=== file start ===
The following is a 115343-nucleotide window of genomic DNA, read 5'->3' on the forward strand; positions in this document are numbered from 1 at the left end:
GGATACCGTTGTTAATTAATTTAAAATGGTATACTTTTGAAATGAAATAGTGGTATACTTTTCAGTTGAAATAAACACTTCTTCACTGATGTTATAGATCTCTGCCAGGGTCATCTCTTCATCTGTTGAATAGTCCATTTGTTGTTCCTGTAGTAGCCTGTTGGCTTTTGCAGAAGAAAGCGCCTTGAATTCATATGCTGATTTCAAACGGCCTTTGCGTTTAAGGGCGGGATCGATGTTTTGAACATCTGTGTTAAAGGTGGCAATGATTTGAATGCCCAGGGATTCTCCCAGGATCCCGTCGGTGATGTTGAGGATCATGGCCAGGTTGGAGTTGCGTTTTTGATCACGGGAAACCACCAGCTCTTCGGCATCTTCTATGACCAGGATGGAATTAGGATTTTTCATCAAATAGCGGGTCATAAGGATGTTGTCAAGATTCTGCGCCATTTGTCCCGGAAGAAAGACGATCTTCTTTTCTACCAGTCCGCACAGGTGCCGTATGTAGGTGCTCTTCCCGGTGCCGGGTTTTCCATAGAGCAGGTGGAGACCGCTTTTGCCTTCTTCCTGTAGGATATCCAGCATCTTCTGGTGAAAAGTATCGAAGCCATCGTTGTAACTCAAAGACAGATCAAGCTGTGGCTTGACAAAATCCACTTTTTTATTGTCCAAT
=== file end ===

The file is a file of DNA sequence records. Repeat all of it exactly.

The following is a 115343-nucleotide window of genomic DNA, read 5'->3' on the forward strand; positions in this document are numbered from 1 at the left end:
GGATACCGTTGTTAATTAATTTAAAATGGTATACTTTTGAAATGAAATAGTGGTATACTTTTCAGTTGAAATAAACACTTCTTCACTGATGTTATAGATCTCTGCCAGGGTCATCTCTTCATCTGTTGAATAGTCCATTTGTTGTTCCTGTAGTAGCCTGTTGGCTTTTGCAGAAGAAAGCGCCTTGAATTCATATGCTGATTTCAAACGGCCTTTGCGTTTAAGGGCGGGATCGATGTTTTGAACATCTGTGTTAAAGGTGGCAATGATTTGAATGCCCAGGGATTCTCCCAGGATCCCGTCGGTGATGTTGAGGATCATGGCCAGGTTGGAGTTGCGTTTTTGATCACGGGAAACCACCAGCTCTTCGGCATCTTCTATGACCAGGATGGAATTAGGATTTTTCATCAAATAGCGGGTCATAAGGATGTTGTCAAGATTCTGCGCCATTTGTCCCGGAAGAAAGACGATCTTCTTTTCTACCAGTCCGCACAGGTGCCGTATGTAGGTGCTCTTCCCGGTGCCGGGTTTTCCATAGAGCAGGTGGAGACCGCTTTTGCCTTCTTCCTGTAGGATATCCAGCATCTTCTGGTGAAAAGTATCGAAGCCATCGTTGTAACTCAAAGACAGATCAAGCTGTGGCTTGACAAAATCCACTTTTTTATTGTCCAAT